Rob Kearney has some big goals. Like earning a spot in the top 10 at this month’s World’s Strongest Man competition in California. It’s within reach, too; he was 11th the last time he competed. But something else motivates him even more than even the boldest of athletic accomplishments.
Kearney is the first and only openly gay professional Strongman. And he wants to show the world that your sexual orientation won’t stop you from achieving greatness. In fact, it can be the fuel for greatness.
If you know Strongman, you know Rob Kearney, aka the “World’s Strongest Gay” on Instagram – and also the pound for pound strongest man, period. He’s a force to reckon with, especially under a yoke, with his bright rainbow mohawk and equally colorful clothes. Kearney publicly came out as gay in 2014, a year after he became a pro Strongman by winning the Amateur National Championships and shortly after taking second at America’s Strongest Man. Coming out was part of his journey of self-acceptance and self-realization, he says. “I was at a point in my life realizing I was just tired of waking up every single day putting on a façade to be somebody I wasn’t,” Kearney says. “I did what I felt was necessary for my overall happiness in my life, not just in my Strongman career.”
But it did affect his career in strength sports, too.
“I’m not just an athlete anymore,”
he says. “I have to be an advocate, as well -- sharing my point of view and experience with the world to help people understand what it’s like to be a gay man in strength sports.”
This message informed Strong, a book he just released in May. Strong is a children’s book inspired by Kearney’s life, using color as a metaphor for how much you can achieve when you accept yourself for who you are.
“I like to wear bright, colorful clothes, but when I started competing, I wore what everyone else wore,” he says. Finally, the main character in the book decides to wear all the vibrant colors that feel true to him – just like Kearney did in real life. And he competes. And wins.
“I’m hoping people understand strength is more than physical. Having inner strength is just as important as being physically strong,” Kearney says. And living an honest, true life freed up a ton of energy to enhance that internal strength that helped him level up as an athlete, he says.
The Journey to Strongman
Kearney wasn’t always an elite athlete. He says he started as “mediocre,” playing football and cheerleading in high school in Connecticut. Football is what led him to the weight room, which is where a teacher noticed he was pretty strong. That teacher also happened to be a CrossFit coach.
Encouraged by his teacher, Kearney began going to CrossFit classes at 5 a.m. before school. He loved the barbell lifts and strength challenges the most, and that snowballed into Kearney competing in his first Strongman competition his senior year. There was a teen division, but he went straight to compete with the big guys.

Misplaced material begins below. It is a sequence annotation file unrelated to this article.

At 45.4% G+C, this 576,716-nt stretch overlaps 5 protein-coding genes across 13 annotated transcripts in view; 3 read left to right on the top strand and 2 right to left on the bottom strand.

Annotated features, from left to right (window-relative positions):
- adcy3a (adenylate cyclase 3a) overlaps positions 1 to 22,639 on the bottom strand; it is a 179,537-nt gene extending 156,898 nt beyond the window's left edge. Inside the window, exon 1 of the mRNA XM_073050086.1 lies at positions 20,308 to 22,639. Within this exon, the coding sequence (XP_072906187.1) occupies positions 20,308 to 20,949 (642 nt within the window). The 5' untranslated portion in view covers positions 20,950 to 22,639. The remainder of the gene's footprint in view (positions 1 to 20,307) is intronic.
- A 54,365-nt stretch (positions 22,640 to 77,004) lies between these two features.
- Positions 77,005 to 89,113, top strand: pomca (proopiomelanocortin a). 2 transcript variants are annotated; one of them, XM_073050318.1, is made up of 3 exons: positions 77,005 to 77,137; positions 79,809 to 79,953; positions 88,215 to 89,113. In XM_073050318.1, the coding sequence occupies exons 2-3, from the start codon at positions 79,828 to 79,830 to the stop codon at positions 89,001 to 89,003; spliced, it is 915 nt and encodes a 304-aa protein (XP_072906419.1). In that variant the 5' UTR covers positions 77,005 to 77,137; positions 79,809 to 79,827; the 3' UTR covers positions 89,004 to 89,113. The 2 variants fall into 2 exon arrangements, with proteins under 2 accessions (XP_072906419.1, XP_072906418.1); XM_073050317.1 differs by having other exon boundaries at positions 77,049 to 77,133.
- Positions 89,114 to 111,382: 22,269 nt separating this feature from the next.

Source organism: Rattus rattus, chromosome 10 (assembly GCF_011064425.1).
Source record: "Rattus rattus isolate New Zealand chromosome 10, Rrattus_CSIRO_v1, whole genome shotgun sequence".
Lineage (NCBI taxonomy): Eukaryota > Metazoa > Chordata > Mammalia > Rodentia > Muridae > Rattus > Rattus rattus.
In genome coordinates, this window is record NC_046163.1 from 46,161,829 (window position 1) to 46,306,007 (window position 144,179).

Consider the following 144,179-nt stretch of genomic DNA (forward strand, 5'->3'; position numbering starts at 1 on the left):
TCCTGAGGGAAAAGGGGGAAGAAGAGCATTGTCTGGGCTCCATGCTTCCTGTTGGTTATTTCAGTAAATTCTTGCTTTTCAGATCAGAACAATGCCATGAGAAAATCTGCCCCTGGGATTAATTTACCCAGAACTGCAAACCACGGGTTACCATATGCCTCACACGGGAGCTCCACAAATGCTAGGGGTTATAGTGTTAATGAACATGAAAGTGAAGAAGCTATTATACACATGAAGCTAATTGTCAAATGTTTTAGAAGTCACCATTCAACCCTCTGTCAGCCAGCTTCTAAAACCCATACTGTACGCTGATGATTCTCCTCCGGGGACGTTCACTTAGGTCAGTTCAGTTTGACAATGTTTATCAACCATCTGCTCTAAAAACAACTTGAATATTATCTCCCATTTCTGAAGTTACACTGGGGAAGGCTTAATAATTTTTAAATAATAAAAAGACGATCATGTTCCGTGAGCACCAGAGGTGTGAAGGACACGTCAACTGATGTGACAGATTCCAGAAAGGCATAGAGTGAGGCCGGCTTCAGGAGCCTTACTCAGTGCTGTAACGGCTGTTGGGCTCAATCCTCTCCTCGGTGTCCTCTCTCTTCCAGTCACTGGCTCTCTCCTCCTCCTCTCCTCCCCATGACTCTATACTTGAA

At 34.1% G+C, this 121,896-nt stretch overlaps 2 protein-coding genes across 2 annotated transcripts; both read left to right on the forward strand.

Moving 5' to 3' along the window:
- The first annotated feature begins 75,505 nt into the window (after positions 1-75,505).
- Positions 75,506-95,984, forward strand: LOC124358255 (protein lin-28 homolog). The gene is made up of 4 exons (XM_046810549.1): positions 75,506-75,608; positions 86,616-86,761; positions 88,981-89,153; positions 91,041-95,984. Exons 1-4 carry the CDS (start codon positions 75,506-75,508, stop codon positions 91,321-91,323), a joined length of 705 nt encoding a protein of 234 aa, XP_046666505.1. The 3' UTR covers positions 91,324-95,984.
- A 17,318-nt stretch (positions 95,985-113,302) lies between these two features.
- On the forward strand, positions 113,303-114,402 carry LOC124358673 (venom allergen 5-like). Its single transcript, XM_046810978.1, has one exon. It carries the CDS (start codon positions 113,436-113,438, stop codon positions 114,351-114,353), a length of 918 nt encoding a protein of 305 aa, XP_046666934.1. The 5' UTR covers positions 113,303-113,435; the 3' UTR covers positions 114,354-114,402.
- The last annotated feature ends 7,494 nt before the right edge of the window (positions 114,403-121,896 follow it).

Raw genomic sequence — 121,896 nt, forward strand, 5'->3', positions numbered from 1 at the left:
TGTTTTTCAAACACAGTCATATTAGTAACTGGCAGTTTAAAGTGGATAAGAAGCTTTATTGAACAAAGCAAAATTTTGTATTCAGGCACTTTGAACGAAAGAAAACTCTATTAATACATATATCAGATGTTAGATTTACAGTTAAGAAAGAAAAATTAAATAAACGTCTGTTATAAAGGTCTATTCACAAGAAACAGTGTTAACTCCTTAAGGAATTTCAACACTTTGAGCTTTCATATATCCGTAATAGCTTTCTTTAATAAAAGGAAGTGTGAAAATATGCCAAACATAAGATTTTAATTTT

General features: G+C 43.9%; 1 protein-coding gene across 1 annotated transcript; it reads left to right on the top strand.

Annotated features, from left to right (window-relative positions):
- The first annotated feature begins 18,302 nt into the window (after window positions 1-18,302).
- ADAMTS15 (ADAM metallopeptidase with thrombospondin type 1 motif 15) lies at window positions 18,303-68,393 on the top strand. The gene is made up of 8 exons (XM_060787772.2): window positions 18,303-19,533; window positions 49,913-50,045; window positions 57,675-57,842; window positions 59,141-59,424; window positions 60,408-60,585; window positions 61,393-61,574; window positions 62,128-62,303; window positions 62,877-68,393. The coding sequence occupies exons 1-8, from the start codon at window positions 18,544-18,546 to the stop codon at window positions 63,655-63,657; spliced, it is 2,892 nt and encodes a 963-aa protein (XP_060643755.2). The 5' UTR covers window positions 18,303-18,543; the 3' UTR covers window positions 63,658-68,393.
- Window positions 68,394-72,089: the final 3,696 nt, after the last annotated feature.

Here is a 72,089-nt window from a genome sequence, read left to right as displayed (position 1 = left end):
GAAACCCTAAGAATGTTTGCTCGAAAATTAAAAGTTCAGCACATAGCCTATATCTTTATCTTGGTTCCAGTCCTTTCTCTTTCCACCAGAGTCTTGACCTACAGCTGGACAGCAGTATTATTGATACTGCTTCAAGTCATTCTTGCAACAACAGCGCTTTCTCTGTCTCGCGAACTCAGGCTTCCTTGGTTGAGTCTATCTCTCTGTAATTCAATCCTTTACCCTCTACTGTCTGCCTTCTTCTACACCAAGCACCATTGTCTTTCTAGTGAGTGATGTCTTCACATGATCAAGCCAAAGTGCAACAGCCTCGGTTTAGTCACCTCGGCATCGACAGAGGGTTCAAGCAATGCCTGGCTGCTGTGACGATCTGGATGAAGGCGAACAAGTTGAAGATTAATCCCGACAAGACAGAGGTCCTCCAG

He got demolished.
But he fell in love with the sport.
Of course, he says, he enjoyed the physical tests of strength. He loved how every Strongman competition was different; that keeps the sport exciting. But what kept him coming back was the community.
“Strongman is one of the few sports that while you’re competing against somebody, you’re also cheering for them,” Kearney says.
He joined the weightlifting team at Springfield College in Massachusetts and continued competing in Strongman, working from the 200 pounds weight class up to heavyweight, which is where he competes today.
Thirteen years since his first Strongman comp and Kearney has competed in strength competitions around the world, including the World’s Strongest Man (since 2017), the Arnold Strongman Classic, and the Arnold Strongman Australia. He placed fifth at the 2022 Arnold. He took first place in the heavyweight class in 2016 Log Lift World Championships and was runner-up in 2019. He also held the national log lift record at 471lbs, despite being smaller than most Strongman athletes.
Strength sports are a long and slow journey without instant gratification, Kearney says. It’s easy to look at where he is today and only see the last few years of success. But it took him eight years of steady, relentless, patient work to finally get the needle moving.
And the demand for tenacity continues. After taking 11th in the World’s Strongest Man in 2019, he ruptured his triceps three weeks before the World’s Strongest Man 2020 and had to pull out. Then in 2021, again three weeks before worlds, he found out he had testicular cancer. After surgery, doctors are now monitoring his condition.
This year, he made it past that three-week-out mark with no unwelcome surprises. Third time’s the charm.
As Kearney gears up to fight for his spot in the top 10 at the World’s Strongest Man, he has to balance that with another mission. He’s a certified athletic trainer at a high school.
Full circle. This time, Kearney is on the other side of the story. He’s the role model in the weight room encouraging young athletes to pursue their own potential. And who knows? Maybe he’ll find the next big Strongman star under a barbell, just waiting for a push.